Lawrence DiDomenico, DPM, FACFAS reviews arthrodesis in flatfoot deformities, relating the evaluation, indications, procedures, fixation techniques, post-operative care and goals. Dr DiDomenico supports his discussion with multiple case examples.
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Lawrence DiDomenico, DPM
Kent State University College of Podiatric Medicine
Chief Section of Podiatric Medicine & Surgery
St. Elizabeth Health Center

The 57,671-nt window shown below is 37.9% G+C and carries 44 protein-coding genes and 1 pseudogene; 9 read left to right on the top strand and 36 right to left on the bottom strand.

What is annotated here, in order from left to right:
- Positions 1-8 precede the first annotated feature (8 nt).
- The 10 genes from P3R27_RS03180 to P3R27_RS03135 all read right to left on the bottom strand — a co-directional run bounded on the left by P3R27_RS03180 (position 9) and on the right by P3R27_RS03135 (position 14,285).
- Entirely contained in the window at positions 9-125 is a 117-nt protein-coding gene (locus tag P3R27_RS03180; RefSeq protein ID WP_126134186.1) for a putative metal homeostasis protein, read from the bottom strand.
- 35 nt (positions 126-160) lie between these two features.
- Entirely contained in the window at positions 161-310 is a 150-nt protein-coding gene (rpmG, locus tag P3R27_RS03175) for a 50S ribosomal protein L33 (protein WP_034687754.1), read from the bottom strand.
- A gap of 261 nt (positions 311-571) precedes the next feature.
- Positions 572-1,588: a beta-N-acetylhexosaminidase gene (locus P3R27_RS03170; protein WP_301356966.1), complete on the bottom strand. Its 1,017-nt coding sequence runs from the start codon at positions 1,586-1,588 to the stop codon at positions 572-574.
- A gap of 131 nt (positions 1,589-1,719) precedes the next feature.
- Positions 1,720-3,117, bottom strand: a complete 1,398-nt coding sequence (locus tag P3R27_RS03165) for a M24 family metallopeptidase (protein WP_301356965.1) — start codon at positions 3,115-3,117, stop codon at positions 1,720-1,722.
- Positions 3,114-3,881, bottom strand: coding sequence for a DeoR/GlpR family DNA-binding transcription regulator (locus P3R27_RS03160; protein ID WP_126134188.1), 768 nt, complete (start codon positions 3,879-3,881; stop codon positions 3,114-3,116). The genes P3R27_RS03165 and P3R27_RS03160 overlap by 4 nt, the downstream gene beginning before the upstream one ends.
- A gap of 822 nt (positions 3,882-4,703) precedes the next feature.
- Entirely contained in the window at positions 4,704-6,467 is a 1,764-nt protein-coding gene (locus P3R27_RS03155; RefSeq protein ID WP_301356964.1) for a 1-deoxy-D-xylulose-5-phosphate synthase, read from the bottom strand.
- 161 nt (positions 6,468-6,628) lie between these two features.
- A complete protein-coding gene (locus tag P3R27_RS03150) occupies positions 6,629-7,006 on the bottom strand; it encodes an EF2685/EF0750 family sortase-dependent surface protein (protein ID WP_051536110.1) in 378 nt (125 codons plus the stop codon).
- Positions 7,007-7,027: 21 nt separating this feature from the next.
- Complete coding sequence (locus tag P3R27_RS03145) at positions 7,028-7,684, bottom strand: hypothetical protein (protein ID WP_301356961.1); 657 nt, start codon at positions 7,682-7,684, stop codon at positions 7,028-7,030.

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Male Speaker 1: So, Harold asked me to talk about arthrodesis for flatfoot deformities, wide array of topics. So I’m going to try to stick to some principles and go through a bunch of cases in 20 minutes. So the goal is trying to only fuse non-essential joints. So if you haven’t followed Ted Hansen’s work, I would advise you to follow it. I think it’s tremendous amount of work. He talks about essential joints and non-essential joints. Your patients who have non-essential joint fusions following surgery do much better than ones who have essential joint fusions. Sometimes, you have to sacrifice the essential joint fusions. It’s a much more friendlier long-term outcome for patients. All deformities are triplanar. There’s not a procedure that we do that’s just one or two planes, it’s always a three-plane procedure. And you have to keep that in mind when you try to perform the corrections. So the challenge is, for you young folks in the audience, is to figure out which joints to fuse when you have a flatfoot deformity. Focus on attempting not to fuse the essential joints, as I’ve said, because that will make a much better improvement for your patients, post-operatively. Then the hard problem is to figure out how many joints to fuse. So we have many bones and many joints in the foot, particularly when you’re talking about a PT 10 dysfunction of stage 3, or so, or even 2 for that matter. Which joints do you fuse? And it’s hard to figure out, but you have to figure that out. And you obviously want to fuse as little as you can. And hard to figure out how many, I'm sorry, how to figure how to fuse one, it may affect another one. So if you fuse one, it will have a long-term affect on the others, what I’m about to say on that. So weight bearing, I’m sorry, evaluation of consistent of weight bearing. X-rays, you want AP, AP medial oblique and lateral x-rays of the foot, ankle, as well as calcaneal and posterior alignment is usually what you’d like to get. Clinical exam is very important. Have your patients stand, watch them ambulate. You really need to do that and evaluate the posterior muscle group. And if you’re not a believer in the equinus, I believe the equinus is a huge component of these flatfoot procedures. I really don’t see how you can correct or how one can correct this adequately without adjusting the equinus component of it. And you have to look at your soft tissues. As I’ve said are already gastroc or TALs are, I believe, a large component of it. Particularly, gastroc, I think gastroc is probably 90% of equinus deformities. Do you need it to perform FDL transfer, a kid or Young’s? I will tell you myself, I’ve gotten away from that recently published paper shown for stage 2 PT 10 dysfunction. We don’t find any need to do the soft tissue transfers at all with these procedures. And again, save your patients another incision, another morbidity associated with post-operative care. And I used to do these procedures. I don’t think these are necessary due or anything else along those lines. This is really addressing the boney problems. So, boney procedures, you always want to start proximal and work distal. Treat all three planes as we said. Evaluate each joint in all sort of in a relay sort of like a domino effect. You have to be very cognizant of that and you have to understand how they affect one another, and your column lengths. And you’re going to look at your middle column or lateral column when you look at your AP views, interoperatively as well as preoperatively and postoperatively so that you know, excuse me, that you have the appropriate lengths of your columns. Your joint preparation, to me, this is one area I spend most of my time. So for me, dissection, I’m usually down to my bone and my joint within a minute or two minutes. Really, soft tissue dissections are overrated. You make your skin incision, watch out for your neurovascular bundles and get down to your joint. Leave the periosteum alone, leave everything else alone. Just track in the area you need to focus on which is the joint. And to get down in your joint, spend the time, and I spend most my time preparing the joint, so I don’t get a nonunion. This is where you spend a tremendous amount of your time. The other amount time we spend is preparing our construct. Short of that, you should be really fooling around a whole lot with dissection. And I use curettes, picks, drills, osteotomes, rongeurs every single time. So I make sure I have good bleeding bone before I attempt to do an arthrodesis on these patients. Fixation. The other most important part, as I’ve said, your fixation construct, how you put the screw, what kind of screw, what your host patient look like. Things we talked about the [indecipherable] [04:06]. This is very important. If you’re putting screws and you’re throwing them in there, it doesn’t make sense. You’re just putting cannulated screws in there very easily. Certainly, if you want to keep your patients non-weight bearing in a cast for eight weeks or so, that works fine. But if your goal is to get your people up and moving and get more functional sooner, then really your fixation is very important and your thinking process for your fixation and selection process is very important. Which side do you apply your fixation to? For example, a planar plate is really the most appropriate side to apply fixation to. What is the cost of fixation? You have to be very aware of that today as a cost. You have to keep in mind what the risk and benefits to get people moving versus cost, how much you’re using, what kind of procedures you’re doing, and then how long you mobilized them. Certainly, DVT. PEs are minimal risk than foot and ankle surgery, but they do occur. And then like I said, it’s a numbers game. If you do enough surgery practice, you’re going to have patients with this type of complications.